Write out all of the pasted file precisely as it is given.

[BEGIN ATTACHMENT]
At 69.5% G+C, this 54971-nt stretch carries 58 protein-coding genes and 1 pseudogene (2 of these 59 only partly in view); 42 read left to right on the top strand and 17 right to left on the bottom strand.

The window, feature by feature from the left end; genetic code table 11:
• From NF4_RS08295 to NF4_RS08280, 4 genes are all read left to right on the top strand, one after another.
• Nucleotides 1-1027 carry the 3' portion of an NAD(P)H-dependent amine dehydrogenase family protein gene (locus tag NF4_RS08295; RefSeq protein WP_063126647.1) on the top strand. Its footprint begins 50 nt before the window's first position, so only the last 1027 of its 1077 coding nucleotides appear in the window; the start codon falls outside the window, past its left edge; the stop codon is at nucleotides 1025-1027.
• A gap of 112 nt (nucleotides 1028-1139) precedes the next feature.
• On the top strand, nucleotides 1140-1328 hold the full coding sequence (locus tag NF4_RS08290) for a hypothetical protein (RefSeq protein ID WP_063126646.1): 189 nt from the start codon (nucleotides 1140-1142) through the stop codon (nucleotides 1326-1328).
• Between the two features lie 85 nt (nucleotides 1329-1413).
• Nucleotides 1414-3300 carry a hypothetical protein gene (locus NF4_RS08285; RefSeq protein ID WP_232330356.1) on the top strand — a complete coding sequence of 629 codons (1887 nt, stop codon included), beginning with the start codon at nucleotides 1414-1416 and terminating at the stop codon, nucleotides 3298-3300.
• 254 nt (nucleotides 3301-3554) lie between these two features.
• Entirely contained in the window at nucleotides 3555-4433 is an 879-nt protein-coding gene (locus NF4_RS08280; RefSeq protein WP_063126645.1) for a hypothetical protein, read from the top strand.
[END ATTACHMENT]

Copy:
At 69.5% G+C, this 54971-nt stretch carries 58 protein-coding genes and 1 pseudogene (2 of these 59 only partly in view); 42 read left to right on the top strand and 17 right to left on the bottom strand.

The window, feature by feature from the left end; genetic code table 11:
• From NF4_RS08295 to NF4_RS08280, 4 genes are all read left to right on the top strand, one after another.
• Nucleotides 1-1027 carry the 3' portion of an NAD(P)H-dependent amine dehydrogenase family protein gene (locus tag NF4_RS08295; RefSeq protein WP_063126647.1) on the top strand. Its footprint begins 50 nt before the window's first position, so only the last 1027 of its 1077 coding nucleotides appear in the window; the start codon falls outside the window, past its left edge; the stop codon is at nucleotides 1025-1027.
• A gap of 112 nt (nucleotides 1028-1139) precedes the next feature.
• On the top strand, nucleotides 1140-1328 hold the full coding sequence (locus tag NF4_RS08290) for a hypothetical protein (RefSeq protein ID WP_063126646.1): 189 nt from the start codon (nucleotides 1140-1142) through the stop codon (nucleotides 1326-1328).
• Between the two features lie 85 nt (nucleotides 1329-1413).
• Nucleotides 1414-3300 carry a hypothetical protein gene (locus NF4_RS08285; RefSeq protein ID WP_232330356.1) on the top strand — a complete coding sequence of 629 codons (1887 nt, stop codon included), beginning with the start codon at nucleotides 1414-1416 and terminating at the stop codon, nucleotides 3298-3300.
• 254 nt (nucleotides 3301-3554) lie between these two features.
• Entirely contained in the window at nucleotides 3555-4433 is an 879-nt protein-coding gene (locus NF4_RS08280; RefSeq protein WP_063126645.1) for a hypothetical protein, read from the top strand.